• As kids stick or mark the right dot at the right place, they hone their hand-eye coordination and fine motor skills.
• When children sit down and work on completing a task based around symmetry, they hone their ability to focus for longer periods of time. Thus, strengthening their focus and concentration.

Symmetry is an important part of geometry, and therefore, it is essential that children are introduced to this concept in their early childhood, which will help build strong foundational maths skills.

Symmetry can be quite an abstract concept for a child to grasp. You can begin by explaining the concept with the help of everyday examples and build from there. Teaching symmetry to preschoolers should be about exposing them to the idea of symmetry, showing them it exists and letting them have fun with it while learning. We should not expect them to exactly produce symmetrical pictures or fully understand them. Alternatively, you can also teach them with the help of games and activities we have mentioned below.

Let’s take a look at some examples given below to understand how to explain symmetry to kids. These are simple and easy examples that children will be able to grasp.

## 1. Example 1

Take a look at the image given below:

Explain to your child how the dotted lines divide the number 8 into equal parts.

## 2. Example 2

Explain to your child how the dotted lines, when passed vertically, horizontally and diagonally, can divide the square into equal parts. You can cut a square out and fold it accordingly to demonstrate this.

## 3. Example 3

Explain to your child how the dotted vertical lines passing from the middle divide the butterfly into two equal parts.

Teaching symmetry to kids is not easy as it seems. Some children just ‘get it’, while others need a little more help understanding the concept. The best way to get kids to understand the concept of symmetry is to get them to practice it in different ways, like fun activities.

Here are a few activities to teach symmetry to get your child to practise the concept.

## 1. Complete The Drawing

Give your child worksheets like the one given above and ask them to trace the second half of the picture and colour it. Your kid will try and complete the picture along the line of symmetry and will ensure that the image looks symmetrical.

## 2. Draw The Line Of Symmetry

Give your child a few worksheets with images like a ball, a bottle, a butterfly, etc. Ask your child to draw the line of symmetry for these images to divide them into equal halves.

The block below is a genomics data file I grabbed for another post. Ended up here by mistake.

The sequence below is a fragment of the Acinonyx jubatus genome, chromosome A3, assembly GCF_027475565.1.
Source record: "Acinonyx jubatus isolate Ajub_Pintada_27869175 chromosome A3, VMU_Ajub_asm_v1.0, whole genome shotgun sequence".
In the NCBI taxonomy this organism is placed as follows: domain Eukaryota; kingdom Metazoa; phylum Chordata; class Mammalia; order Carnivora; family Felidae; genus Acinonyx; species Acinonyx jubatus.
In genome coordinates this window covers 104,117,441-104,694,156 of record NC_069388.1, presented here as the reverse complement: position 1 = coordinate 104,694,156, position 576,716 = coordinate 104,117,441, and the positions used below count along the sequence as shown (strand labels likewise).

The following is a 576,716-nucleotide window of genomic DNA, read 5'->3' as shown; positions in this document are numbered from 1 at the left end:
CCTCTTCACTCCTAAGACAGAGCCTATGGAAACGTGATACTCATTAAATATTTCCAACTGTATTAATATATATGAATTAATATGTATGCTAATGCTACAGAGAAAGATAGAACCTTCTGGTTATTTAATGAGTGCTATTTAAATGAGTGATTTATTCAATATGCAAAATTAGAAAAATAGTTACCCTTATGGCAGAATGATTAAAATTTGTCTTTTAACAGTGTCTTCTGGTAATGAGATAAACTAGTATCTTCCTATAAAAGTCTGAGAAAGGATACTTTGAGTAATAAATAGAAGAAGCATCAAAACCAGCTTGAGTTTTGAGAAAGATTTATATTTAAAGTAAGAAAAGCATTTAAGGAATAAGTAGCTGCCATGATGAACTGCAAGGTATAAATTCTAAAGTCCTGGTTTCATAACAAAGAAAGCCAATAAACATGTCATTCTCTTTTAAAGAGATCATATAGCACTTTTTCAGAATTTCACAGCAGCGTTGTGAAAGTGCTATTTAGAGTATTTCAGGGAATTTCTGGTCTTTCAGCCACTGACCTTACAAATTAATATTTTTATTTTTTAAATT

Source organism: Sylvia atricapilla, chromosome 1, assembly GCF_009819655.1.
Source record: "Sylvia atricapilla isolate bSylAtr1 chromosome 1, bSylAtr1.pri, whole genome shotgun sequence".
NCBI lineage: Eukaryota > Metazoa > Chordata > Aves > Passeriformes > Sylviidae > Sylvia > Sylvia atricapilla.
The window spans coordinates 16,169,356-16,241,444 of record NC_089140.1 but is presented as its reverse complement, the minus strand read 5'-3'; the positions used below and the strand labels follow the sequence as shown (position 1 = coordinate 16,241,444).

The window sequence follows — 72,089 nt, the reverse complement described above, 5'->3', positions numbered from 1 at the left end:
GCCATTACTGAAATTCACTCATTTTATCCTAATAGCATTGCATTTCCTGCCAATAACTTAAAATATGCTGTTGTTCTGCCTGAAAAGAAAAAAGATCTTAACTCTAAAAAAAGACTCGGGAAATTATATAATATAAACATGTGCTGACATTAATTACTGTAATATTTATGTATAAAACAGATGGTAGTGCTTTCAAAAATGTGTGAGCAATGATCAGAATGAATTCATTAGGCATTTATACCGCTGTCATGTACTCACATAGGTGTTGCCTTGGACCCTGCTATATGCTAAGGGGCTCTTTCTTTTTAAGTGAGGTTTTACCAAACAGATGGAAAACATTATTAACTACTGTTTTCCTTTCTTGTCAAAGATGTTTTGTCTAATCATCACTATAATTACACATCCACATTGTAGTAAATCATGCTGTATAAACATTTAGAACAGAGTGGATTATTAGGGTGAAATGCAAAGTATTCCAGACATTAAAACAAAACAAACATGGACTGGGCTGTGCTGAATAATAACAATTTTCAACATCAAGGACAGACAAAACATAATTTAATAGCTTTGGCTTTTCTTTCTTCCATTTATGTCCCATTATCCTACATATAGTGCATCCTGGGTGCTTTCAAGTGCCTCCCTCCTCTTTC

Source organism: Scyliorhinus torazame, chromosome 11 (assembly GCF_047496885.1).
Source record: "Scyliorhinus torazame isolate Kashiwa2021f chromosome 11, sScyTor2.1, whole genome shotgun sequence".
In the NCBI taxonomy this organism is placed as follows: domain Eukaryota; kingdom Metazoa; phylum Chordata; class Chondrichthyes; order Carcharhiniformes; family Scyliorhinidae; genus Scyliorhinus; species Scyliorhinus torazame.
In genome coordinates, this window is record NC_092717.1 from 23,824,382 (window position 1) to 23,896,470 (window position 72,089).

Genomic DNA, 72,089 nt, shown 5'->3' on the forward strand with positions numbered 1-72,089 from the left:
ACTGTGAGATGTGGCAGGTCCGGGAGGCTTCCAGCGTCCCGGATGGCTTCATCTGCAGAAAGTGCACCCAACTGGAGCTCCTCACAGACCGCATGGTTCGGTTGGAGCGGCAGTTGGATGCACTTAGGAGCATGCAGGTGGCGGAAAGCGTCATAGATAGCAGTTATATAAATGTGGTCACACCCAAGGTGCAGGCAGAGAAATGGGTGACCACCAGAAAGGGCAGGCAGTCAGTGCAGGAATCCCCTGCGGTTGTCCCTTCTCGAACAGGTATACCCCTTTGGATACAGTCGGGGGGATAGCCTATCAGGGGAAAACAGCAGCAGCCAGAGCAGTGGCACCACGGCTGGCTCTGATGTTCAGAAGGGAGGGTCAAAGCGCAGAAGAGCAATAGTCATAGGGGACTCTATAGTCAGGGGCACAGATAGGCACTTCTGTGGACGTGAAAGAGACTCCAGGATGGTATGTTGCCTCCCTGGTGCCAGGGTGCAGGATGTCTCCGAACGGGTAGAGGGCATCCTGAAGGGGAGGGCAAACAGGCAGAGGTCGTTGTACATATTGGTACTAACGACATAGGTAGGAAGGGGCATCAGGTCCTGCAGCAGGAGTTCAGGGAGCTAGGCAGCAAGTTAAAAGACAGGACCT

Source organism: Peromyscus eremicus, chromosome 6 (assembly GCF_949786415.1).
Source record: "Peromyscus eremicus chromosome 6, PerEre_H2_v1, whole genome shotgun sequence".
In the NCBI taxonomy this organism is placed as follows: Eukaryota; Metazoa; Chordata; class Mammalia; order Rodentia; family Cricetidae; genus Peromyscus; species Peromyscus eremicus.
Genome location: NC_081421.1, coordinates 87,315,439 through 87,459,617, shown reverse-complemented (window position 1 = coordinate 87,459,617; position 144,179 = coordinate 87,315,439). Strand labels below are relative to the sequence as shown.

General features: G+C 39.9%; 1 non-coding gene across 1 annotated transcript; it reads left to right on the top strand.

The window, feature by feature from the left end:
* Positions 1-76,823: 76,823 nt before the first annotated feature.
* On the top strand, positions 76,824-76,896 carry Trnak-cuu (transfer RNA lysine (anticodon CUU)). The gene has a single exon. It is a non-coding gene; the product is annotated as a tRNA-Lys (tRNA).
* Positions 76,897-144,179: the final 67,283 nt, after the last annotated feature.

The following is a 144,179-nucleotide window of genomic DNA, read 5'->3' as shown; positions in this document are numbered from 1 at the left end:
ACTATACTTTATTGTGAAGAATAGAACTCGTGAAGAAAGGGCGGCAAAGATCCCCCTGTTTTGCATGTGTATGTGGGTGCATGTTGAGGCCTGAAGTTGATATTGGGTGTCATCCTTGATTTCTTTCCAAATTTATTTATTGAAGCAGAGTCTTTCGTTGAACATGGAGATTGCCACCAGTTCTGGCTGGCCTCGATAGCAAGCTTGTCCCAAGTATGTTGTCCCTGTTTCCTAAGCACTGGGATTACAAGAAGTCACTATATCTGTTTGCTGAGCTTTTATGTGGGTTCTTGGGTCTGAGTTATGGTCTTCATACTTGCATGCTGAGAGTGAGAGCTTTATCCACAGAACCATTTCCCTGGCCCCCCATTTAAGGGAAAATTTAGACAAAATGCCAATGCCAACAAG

## 3. Learning Through a Mirror

Make your child stand in front of the mirror and ask them to draw an imaginary line with their fingers going down the middle of their body. Now, ask them questions like:

• What do you find on both sides of the body?
• Is one of your arms longer than the other?
• Do you have the same number of fingers in each hand?
• Does the top of your body look like the bottom?

## 4. Find Symmetry In Nature

Go on a walk outside with your child and ask them to search for real-life examples of symmetry. Tell them that they can fold the object in half and see if they are symmetrical. Some of these real-life examples can be leaves, branches, bricks, flowers and others.

## 5. Butterfly Symmetry Painting

Provide your child with a sheet of paper folded down the centre. Ask your child to paint only one side of the butterfly wings. They can create various patterns using different colours. Then, help them fold the wings together, press gently and see how the paint transfers to the other side of the wings and reproduces the pattern magically. What a great way to physically learn and experience what a mirror reflection is!

## 6. Paper Folding

Give children cut-outs of different shapes – circles, ovals, rectangles, hearts, diamonds – and ask them to fold and check if they fold perfectly down the middle and if the sides match . This activity will help them develop the ability to find and discover the line down the middle, on their own.

## 7. Mirror Image

Ask your child to make a few geometrical shapes and cut them out. Ask them to fold the shapes in half and hold them up against a mirror. Show them when the shapes have been folded on a line of symmetry and then placed against the mirror, on that line. The shapes are once again complete!

## 8. Alphabet Symmetry

Ask your child to write down the letters that can be divided symmetrically. For example, A when the vertical line passes through the middle, B when the horizontal line passes through the middle, D when the horizontal line passes through the middle, and so on.

Symmetry is in almost all things around us. Especially something that involves designs and shapes. Through these above-mentioned activities, we hope to help you and your little one expedite through the world of symmetry and explore everything that is possible in their capabilities.

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## How to Teach Symmetry Without Worksheets

Learning Math & 123s Preschoolers Kindergartners Blocks Leaves Painting Symmetry 7 Comments

Have you ever talked with your preschooler about learning symmetry ? Julie shows us how to steer clear of worksheets to keep the learning immersive and hands-on!

I love  learning about math with my preschool age son. Symmetry, in particular, is one of those topics that is easy to teach. Once preschoolers start learning symmetry, they will notice it everywhere!

This easy symmetry activity takes about 15-45 minutes (depending on how fast your paint dries!). It’s the perfect introduction to symmetry for preschoolers. If you’re looking for more symmetry ideas, try making paper snowflakes !

For this activity, you’ll need just a few materials you probably already have at home:

• Two plain pieces of paper
• Black marker or pen
• Paint marker (affiliate link) or paintbrush and paint
• Assorted blocks and toys